John William Godward
Godward was a Victorian Neo-classicist, and therefore a follower in theory of Frederic Leighton. However, he is more closely allied stylistically to Sir Lawrence Alma-Tadema, with whom he shared a penchant for the rendering of Classical architecture, in particular, static landscape features constructed from marble.
The vast majority of Godward's extant images feature women in Classical dress, posed against these landscape features, though there are some semi-nude and fully nude figures included in his oeuvre (a notable example being In The Tepidarium (1913), a title shared with a controversial Alma-Tadema painting of the same subject that resides in the Lady Lever Art Gallery). The titles reflect Godward's source of inspiration: Classical civilisation, most notably that of Ancient Rome (again a subject binding Godward closely to Alma-Tadema artistically), though Ancient Greece sometimes features, thus providing artistic ties, albeit of a more limited extent, with Leighton.
Given that Classical scholarship was more widespread among the potential audience for his paintings during his lifetime than in the present day, meticulous research of detail was important in order to attain a standing as an artist in this genre. Alma-Tadema was, as well as a painter, an archaeologist who attended historical sites and collected artefacts that were later used in his paintings: Godward, too, studied such details as architecture and dress, in order to ensure that his works bore the stamp of authenticity. In addition, Godward painstakingly and meticulously rendered those other important features in his paintings, animal skins (the paintings Noon Day Rest (1910) and A Cool Retreat (1910) contain superb examples of such rendition) and wild flowers (Nerissa (1906), illustrated above, and Summer Flowers (1903) are again excellent examples of this).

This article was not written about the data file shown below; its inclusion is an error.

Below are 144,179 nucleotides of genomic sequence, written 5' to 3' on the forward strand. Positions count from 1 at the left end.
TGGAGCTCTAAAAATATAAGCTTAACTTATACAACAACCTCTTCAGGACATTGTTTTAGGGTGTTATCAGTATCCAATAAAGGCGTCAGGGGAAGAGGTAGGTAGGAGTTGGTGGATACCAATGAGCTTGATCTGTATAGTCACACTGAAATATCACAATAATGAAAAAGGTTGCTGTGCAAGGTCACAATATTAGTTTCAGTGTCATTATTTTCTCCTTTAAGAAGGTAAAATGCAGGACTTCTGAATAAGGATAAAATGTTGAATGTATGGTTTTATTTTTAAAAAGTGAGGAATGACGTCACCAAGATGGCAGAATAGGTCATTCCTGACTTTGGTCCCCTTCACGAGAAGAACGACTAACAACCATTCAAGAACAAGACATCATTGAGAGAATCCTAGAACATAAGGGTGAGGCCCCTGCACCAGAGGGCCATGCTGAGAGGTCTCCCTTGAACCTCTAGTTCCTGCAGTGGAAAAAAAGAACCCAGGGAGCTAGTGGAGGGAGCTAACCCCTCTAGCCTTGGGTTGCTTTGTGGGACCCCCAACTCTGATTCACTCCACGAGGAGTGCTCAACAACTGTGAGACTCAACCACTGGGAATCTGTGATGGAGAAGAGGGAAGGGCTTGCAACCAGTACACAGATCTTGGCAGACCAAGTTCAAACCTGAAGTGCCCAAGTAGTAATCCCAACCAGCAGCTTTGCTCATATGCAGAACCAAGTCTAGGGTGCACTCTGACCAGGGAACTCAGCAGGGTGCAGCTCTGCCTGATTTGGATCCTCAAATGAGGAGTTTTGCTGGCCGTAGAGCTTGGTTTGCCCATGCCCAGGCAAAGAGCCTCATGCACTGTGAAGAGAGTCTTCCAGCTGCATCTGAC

The appearance of beautiful women in studied poses in so many of Godward's canvases causes many newcomers to his works to categorise him mistakenly as being Pre-Raphaelite, particularly as his palette is often a vibrantly colourful one. However, the choice of subject matter (ancient civilisation versus, for example, Arthurian legend) is more properly that of the Victorian Neoclassicist: however, it is appropriate to comment that in common with numerous painters contemporary with him, Godward was a 'High Victorian Dreamer', producing beautiful images of a world which, it must be said, was idealised and romanticised, and which in the case of both Godward and Alma-Tadema came to be criticised as a world-view of 'Victorians in togas'. Related Paintings of John William Godward :. | The Bouquet | The Belvedere | A Grecian Lovely | Endymion | Study of Campaspe |
Related Artists:Eric Hallstrom
Leon Augustin Lhermitte
(1844 - 1925) was a French realist painter and etcher whose primary subject matter was of rural scenes depicting the peasant worker.
He was born in Mont-Saint-Pere. A student of Lecoq de Boisbaudran, he gained recognition after his show in the Paris Salon in 1864.
His many awards include the French Legion of Honour (1884) and the Grand Prize at the Exposition Universelle in 1889. Lhermitte died in Paris in 1925.
Lhermittees innovative use of pastels won him the admiration of his contemporaries. Vincent Van Gogh wrote that eIf every month Le Monde Illustre published one of his compositions ... it would be a great pleasure for me to be able to follow it. It is certain that for years I have not seen anything as beautiful as this scene by Lhermitte ... I am too preoccupied by Lhermitte this evening to be able to talk of other things.e
Lhermitte's etchings and paintings are housed in museums around the world including Boston, Washington, Chicago, Montreal, Brussels, Rheims, Paris, Moscow and Florence.
Isaac Ilich Levitan
Russian Painter, 1860-1900